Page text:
Lately, eating everything gluten-free has become a new trend, just like how the keto diet was a massive hip some time ago. Even your local stores abound with gluten-free products, but for some people going gluten-free is not a fad.
For people with coeliac disease, even consuming a small amount of gluten can be very dangerous. This disorder is an autoimmune condition and when someone with coeliac disease eats something with gluten, their body overreacts to the protein causing numerous health issues.
So, people who are diagnosed with coeliac disease must avoid consuming gluten products. But, gluten sensitivity isn’t always coeliac disease which is why being aware of your condition is the best way to keep yourself healthy.
What is Coeliac Disease and why should it be treated?
Coeliac disease is an autoimmune disease with no cure. In Australia, the coeliac disease affects 1 in 70 Australians, making it one of the most widely seen medical disorders in the country.
It occurs when the gluten present in food items is confused with an infection. The immune system reacts against it causing severe damage to villi, which are found in the inner lining of the small intestine. These small projections help to absorb nutrients in our body, but due to the autoimmune attack, it can result into:
- Trouble absorbing nutrients
- Weight loss
- Issues in the nerves and many more
Not only that, coeliac disease can lead to many other gastrointestinal diseases and digestive issues that would require immediate intervention by a specialist like a gastroenterologist.
Symptoms and signs of coeliac disease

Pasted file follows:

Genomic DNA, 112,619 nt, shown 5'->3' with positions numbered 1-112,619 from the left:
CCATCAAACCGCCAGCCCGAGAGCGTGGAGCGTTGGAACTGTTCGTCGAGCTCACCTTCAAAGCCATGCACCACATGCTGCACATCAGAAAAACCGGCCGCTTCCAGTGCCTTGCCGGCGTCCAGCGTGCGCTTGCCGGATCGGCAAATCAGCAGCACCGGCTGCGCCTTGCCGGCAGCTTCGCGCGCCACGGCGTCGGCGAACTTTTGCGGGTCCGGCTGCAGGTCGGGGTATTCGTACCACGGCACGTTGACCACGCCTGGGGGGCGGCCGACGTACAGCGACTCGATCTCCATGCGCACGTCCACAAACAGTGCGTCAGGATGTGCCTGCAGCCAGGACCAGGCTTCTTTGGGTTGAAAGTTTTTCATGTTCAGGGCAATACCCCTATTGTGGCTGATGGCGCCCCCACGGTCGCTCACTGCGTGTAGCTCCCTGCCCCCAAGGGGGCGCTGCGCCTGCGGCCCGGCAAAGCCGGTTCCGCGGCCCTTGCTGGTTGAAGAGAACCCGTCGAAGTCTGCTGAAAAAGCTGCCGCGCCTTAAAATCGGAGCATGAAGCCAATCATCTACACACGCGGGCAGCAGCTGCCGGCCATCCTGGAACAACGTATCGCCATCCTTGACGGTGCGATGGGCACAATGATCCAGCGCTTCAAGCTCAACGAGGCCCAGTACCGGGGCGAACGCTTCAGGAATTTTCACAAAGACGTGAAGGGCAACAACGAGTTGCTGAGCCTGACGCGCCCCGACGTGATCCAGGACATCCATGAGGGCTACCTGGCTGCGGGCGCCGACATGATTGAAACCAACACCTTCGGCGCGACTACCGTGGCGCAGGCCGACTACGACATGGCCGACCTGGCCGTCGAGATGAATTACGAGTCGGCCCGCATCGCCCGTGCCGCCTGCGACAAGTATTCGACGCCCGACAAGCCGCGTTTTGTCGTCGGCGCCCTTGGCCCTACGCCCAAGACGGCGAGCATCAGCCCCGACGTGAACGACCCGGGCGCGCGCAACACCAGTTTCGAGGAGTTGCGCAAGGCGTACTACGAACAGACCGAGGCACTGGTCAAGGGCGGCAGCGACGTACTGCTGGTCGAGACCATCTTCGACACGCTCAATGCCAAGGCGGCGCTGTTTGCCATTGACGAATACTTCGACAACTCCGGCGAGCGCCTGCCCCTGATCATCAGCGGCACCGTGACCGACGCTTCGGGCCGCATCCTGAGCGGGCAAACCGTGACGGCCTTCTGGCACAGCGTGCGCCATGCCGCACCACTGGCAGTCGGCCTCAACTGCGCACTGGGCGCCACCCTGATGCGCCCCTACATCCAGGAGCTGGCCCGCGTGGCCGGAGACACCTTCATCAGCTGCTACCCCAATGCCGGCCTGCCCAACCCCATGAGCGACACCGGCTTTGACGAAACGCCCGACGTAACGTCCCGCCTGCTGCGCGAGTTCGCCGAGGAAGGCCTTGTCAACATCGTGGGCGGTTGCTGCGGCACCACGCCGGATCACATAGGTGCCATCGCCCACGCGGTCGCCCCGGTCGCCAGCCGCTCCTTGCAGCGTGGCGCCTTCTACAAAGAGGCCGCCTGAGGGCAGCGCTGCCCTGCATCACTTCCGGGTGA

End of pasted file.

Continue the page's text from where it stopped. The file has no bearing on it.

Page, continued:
One of the setbacks to coeliac disease diagnosis is that people with this condition may never see any symptoms or some might notice such subtle gastrointestinal symptoms that they never find them important enough for a doctor’s visit.
And since coeliac disease symptoms are so mild, people often go undiagnosed for many years. But when it comes, the symptoms may include:
- Weight loss
- Loss of bone density or osteoporosis
- Missed menstrual cycles in women
- Inflammation leading to bloating
- Numbness in the hands and feet
- Iron-deficiency anaemia
- Bone or joint pain
- Abdominal pain
Untreated coeliac disease can lead to other major health issues
People with coeliac disease have twice the risk of developing coronary artery disease than someone without the disease. Not only that, but people with coeliac disease also have four times the risk of developing bowel cancers.
When it is left untreated, it can lead to other autoimmune disorders such as Type 1 Diabetes, Multiple Sclerosis and neurological issues like a migraine.
Diagnosis of coeliac disease
A GP or a specialist like a gastroenterologist plays an important role in coeliac disease management, as they decide when to go for a test.
Since it comes with a lot of symptoms, resembling other intestinal issues like irritable bowel syndrome or lactose intolerance, it is best advised to see a doctor immediately when you suspect any symptoms.
They will most likely advise a blood test called Anti Tissue Transglutaminase Antibody. When you get a positive result, it doesn’t necessarily mean you’re suffering from one.
How can a gastroenterologist help manage coeliac disease?
As a digestive health specialist, a gastroenterologist is the only person who can confirm if you have coeliac disease. They will run all the necessary tests and advise you what to do next.
They can perform an endoscopy, a procedure where they will use an instrument to collect a biopsy from your small intestine and send it to the pathology for evaluation.
They will advise you on follow-up care and diet.
What is the long-term solution for patients with coeliac disease?
Since the coeliac disease is a lifelong condition, strictly adhering to a gluten-free diet is the only prognosis for living with this condition.
Avoid eating anything that is not labelled gluten-free. Avoid pasta, cake, beer, pies, etc unless they are gluten-free.
Following a gluten-free diet will prevent and reduce damage in the small intestine. For adults, the healing from an immune attack can take up to 3 years before they feel ok.